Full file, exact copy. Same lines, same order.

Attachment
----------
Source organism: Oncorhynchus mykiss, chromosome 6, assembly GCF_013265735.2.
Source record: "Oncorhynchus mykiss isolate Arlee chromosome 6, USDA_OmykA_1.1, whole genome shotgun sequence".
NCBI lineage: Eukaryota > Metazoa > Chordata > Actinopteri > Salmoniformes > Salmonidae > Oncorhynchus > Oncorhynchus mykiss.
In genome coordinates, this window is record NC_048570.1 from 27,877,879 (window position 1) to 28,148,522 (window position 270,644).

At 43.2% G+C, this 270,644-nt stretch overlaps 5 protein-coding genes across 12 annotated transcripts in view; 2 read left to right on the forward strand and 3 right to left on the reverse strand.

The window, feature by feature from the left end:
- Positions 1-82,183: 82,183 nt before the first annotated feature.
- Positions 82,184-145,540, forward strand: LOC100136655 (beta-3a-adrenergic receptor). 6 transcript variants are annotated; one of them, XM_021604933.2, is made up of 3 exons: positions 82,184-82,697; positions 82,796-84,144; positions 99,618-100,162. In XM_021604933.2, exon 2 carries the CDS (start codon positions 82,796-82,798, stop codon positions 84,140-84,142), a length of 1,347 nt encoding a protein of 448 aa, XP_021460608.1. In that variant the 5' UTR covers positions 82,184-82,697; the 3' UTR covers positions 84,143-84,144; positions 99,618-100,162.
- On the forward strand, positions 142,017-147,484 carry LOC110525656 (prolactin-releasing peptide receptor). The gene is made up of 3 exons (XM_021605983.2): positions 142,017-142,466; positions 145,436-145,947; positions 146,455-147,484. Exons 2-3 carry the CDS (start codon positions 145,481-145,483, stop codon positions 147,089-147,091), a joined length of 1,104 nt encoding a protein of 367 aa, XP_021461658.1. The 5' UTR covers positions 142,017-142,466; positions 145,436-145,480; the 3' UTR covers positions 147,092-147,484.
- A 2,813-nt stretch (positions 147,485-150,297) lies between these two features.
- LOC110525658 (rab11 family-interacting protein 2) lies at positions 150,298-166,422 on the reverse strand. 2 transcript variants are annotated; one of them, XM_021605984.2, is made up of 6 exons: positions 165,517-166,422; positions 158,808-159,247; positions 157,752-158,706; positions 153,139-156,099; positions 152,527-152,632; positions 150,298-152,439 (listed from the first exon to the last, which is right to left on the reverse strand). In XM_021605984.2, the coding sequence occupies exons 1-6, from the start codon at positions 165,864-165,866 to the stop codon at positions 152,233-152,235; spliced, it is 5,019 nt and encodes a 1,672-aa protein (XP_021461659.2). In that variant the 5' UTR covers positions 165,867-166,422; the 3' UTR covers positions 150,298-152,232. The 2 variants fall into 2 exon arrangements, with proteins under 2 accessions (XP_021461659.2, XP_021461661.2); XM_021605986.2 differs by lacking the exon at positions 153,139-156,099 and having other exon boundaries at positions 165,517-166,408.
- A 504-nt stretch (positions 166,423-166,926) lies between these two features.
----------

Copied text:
Source organism: Oncorhynchus mykiss, chromosome 6, assembly GCF_013265735.2.
Source record: "Oncorhynchus mykiss isolate Arlee chromosome 6, USDA_OmykA_1.1, whole genome shotgun sequence".
NCBI lineage: Eukaryota > Metazoa > Chordata > Actinopteri > Salmoniformes > Salmonidae > Oncorhynchus > Oncorhynchus mykiss.
In genome coordinates, this window is record NC_048570.1 from 27,877,879 (window position 1) to 28,148,522 (window position 270,644).

At 43.2% G+C, this 270,644-nt stretch overlaps 5 protein-coding genes across 12 annotated transcripts in view; 2 read left to right on the forward strand and 3 right to left on the reverse strand.

The window, feature by feature from the left end:
- Positions 1-82,183: 82,183 nt before the first annotated feature.
- Positions 82,184-145,540, forward strand: LOC100136655 (beta-3a-adrenergic receptor). 6 transcript variants are annotated; one of them, XM_021604933.2, is made up of 3 exons: positions 82,184-82,697; positions 82,796-84,144; positions 99,618-100,162. In XM_021604933.2, exon 2 carries the CDS (start codon positions 82,796-82,798, stop codon positions 84,140-84,142), a length of 1,347 nt encoding a protein of 448 aa, XP_021460608.1. In that variant the 5' UTR covers positions 82,184-82,697; the 3' UTR covers positions 84,143-84,144; positions 99,618-100,162.
- On the forward strand, positions 142,017-147,484 carry LOC110525656 (prolactin-releasing peptide receptor). The gene is made up of 3 exons (XM_021605983.2): positions 142,017-142,466; positions 145,436-145,947; positions 146,455-147,484. Exons 2-3 carry the CDS (start codon positions 145,481-145,483, stop codon positions 147,089-147,091), a joined length of 1,104 nt encoding a protein of 367 aa, XP_021461658.1. The 5' UTR covers positions 142,017-142,466; positions 145,436-145,480; the 3' UTR covers positions 147,092-147,484.
- A 2,813-nt stretch (positions 147,485-150,297) lies between these two features.
- LOC110525658 (rab11 family-interacting protein 2) lies at positions 150,298-166,422 on the reverse strand. 2 transcript variants are annotated; one of them, XM_021605984.2, is made up of 6 exons: positions 165,517-166,422; positions 158,808-159,247; positions 157,752-158,706; positions 153,139-156,099; positions 152,527-152,632; positions 150,298-152,439 (listed from the first exon to the last, which is right to left on the reverse strand). In XM_021605984.2, the coding sequence occupies exons 1-6, from the start codon at positions 165,864-165,866 to the stop codon at positions 152,233-152,235; spliced, it is 5,019 nt and encodes a 1,672-aa protein (XP_021461659.2). In that variant the 5' UTR covers positions 165,867-166,422; the 3' UTR covers positions 150,298-152,232. The 2 variants fall into 2 exon arrangements, with proteins under 2 accessions (XP_021461659.2, XP_021461661.2); XM_021605986.2 differs by lacking the exon at positions 153,139-156,099 and having other exon boundaries at positions 165,517-166,408.
- A 504-nt stretch (positions 166,423-166,926) lies between these two features.